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Being Single at a Wedding

Updated on August 15, 2014

How to Survive a Wedding (or Bar/Bat Mitzva) if You're Single

B"H

Attending family events can be a minefield of emotional vicissitudes for singles (especially when relatives and friends ask embarrassing questions like "so what's happening with you and [insert name of some "I haven't seen in years" ex-boyfriend in here]?" or "Why aren't you married?" -- the latter question is usually from relatives who are under age 10). But you can still navigate the obstacles.

When I was younger, I would treat the occasional family get together or affair as an exiting adventure. My brother (and later my sister and younger brother) would always be at my side and I had several cousins who were my age and many of my Mother's cousins were not much older than we. As I got older, cousins and sibling began getting married leaving me and a handful of other cousins (most of whom don't show up at family events on a regular basis) as the only holdouts not branching out on the family tree. Of course, this means that at these functions I am often the only one showing up "stag".

Enjoy Your Next Affair

When I was younger, I would treat the occasional family get together or affair as an exciting adventure. My brother (and later my sister and younger brother) would always be at my side and I had several cousins who were my age and many of my Mother's cousins were not much older than we. As I got older, cousins and sibling began getting married leaving me and a handful of other cousins (most of whom don't show up at family events on a regular basis) as the only holdouts not branching out on the family tree. Of course, this means that at these functions I am often the only one showing up "stag".

Since most of my friends and most of the members of my family have few, if any, unmarried friends my age, I don't get the opportunity to meet interesting new single guys at these parties. Often, I find myself dancing with female cousins, a few of whom are still single, baby nieces or the "friend of the family" whose wife couldn't make it. A number of years ago I was at a Bat Mitzvah (the daughter of a first cousin) where I found myself dancing first with my first cousin and her cousins and then with a neighbor of hers who was there without his wife. Neither of these were very stimulating experiences, to say the least. The cousin group kept accidentally/on purpose pushing me out of the circle of dancers and the neighbor sans wife kept telling me he couldn't dance.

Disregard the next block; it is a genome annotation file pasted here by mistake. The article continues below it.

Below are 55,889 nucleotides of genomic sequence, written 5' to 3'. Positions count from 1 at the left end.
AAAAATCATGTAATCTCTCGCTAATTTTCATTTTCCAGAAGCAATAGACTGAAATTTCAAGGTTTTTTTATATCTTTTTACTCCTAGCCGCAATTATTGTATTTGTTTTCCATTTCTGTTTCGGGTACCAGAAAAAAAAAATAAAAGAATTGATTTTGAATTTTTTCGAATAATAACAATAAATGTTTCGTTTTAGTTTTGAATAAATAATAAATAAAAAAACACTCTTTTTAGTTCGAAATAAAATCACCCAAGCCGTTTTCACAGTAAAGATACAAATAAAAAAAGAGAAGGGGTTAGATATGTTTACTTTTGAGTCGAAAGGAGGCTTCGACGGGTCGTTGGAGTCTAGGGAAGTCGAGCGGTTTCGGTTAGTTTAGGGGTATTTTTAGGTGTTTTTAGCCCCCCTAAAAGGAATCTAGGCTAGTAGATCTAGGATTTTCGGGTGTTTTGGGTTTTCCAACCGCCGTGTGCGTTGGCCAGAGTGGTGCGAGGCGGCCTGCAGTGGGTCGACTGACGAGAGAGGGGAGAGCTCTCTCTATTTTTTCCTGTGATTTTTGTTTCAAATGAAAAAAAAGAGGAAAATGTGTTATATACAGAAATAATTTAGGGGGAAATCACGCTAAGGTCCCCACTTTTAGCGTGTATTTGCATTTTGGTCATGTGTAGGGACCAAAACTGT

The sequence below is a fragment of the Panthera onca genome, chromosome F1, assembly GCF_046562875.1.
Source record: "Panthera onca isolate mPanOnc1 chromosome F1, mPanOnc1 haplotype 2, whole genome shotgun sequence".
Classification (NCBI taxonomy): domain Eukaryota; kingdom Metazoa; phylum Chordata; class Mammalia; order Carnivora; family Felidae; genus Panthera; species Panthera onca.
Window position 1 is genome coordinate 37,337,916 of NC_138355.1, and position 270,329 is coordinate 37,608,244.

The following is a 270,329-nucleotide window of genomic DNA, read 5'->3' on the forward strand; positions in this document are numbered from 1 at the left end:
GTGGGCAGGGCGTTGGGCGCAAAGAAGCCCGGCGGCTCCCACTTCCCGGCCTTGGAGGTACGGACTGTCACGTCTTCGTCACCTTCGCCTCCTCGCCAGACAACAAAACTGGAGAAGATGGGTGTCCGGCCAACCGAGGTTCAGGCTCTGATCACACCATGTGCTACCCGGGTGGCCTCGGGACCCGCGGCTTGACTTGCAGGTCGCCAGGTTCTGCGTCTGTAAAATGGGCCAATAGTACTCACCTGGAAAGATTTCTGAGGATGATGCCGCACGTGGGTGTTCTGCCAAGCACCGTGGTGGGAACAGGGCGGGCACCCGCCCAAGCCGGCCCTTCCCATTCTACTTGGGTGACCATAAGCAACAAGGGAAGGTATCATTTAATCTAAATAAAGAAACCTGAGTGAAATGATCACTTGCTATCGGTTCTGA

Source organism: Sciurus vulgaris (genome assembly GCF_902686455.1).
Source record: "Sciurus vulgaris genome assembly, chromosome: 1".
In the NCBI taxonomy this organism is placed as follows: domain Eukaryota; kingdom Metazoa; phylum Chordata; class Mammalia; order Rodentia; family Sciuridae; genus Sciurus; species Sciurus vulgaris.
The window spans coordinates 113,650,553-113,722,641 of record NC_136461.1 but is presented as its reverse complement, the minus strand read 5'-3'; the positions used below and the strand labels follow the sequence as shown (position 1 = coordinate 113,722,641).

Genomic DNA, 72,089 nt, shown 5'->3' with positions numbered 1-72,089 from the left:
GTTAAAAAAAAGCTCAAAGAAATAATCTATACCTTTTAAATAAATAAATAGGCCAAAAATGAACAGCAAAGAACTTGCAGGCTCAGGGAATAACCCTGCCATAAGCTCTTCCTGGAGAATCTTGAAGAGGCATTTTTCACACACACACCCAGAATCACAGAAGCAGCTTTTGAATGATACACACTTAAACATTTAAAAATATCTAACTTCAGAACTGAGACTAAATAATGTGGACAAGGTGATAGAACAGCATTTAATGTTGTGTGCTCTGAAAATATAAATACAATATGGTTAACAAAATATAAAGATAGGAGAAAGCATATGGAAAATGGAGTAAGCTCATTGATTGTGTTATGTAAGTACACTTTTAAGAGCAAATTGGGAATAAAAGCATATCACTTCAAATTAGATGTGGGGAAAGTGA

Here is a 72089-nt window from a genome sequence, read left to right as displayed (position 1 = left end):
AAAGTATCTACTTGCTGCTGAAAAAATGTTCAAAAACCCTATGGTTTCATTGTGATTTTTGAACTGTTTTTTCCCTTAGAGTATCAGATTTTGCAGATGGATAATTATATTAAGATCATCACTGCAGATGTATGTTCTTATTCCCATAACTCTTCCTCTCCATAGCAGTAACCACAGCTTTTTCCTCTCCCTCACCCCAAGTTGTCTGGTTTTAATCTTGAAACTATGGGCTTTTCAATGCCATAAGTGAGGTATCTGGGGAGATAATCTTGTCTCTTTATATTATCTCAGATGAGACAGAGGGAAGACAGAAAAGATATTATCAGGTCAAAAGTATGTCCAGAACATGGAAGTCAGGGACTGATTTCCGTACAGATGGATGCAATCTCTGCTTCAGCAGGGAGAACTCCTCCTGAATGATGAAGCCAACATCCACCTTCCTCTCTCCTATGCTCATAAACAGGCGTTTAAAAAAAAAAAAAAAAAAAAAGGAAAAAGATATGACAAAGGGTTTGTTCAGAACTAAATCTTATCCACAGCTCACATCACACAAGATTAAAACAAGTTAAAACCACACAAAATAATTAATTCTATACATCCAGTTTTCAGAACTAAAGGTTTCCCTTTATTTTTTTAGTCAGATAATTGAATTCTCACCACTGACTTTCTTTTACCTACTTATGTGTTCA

I had intended to bring earplugs with me knowing that bands at these sorts of celebrations tend to be on the over exuberant side. Keep in mind, if you have any intention of leaving with you hearing intact, pack earplugs! Wedding/Party bands are like five-year-old children -- when it comes to music they both think louder is better (and they're both wrong). That is true whether a six-piece brass band or a deejay supplies the music. If you want to avoid this massive volume for your own affair, it is best to book a string quartet. After all, how loud can a violin play?

One of the more interesting aspects of Bar/Bat Mitvahs is the "loot". Most every Bar/Bat Mitzvah gala I have attended has giveaways. They are often only for the kids, but sometimes even adults can leave with a haul. I still have a felt marker sketch of me done at my Cousin Jessica's Bat Mitzvah several years ago. And that Bat Mitzvah I just told you all about? I came home with 4 luminescent "halos", 5 "Jamee's Independence Day" T-shirts, 4 fake NY license plates and a toy tambourine. This was in addition to the pink rose I plucked from the lobby flower arrangement on my way out the door. And that doesn't count what my mother and sister got a hold of. The glow of the "halos" helped me into the house and up the stairs to my room in a state of exhaustion at about one o'clock in the morning.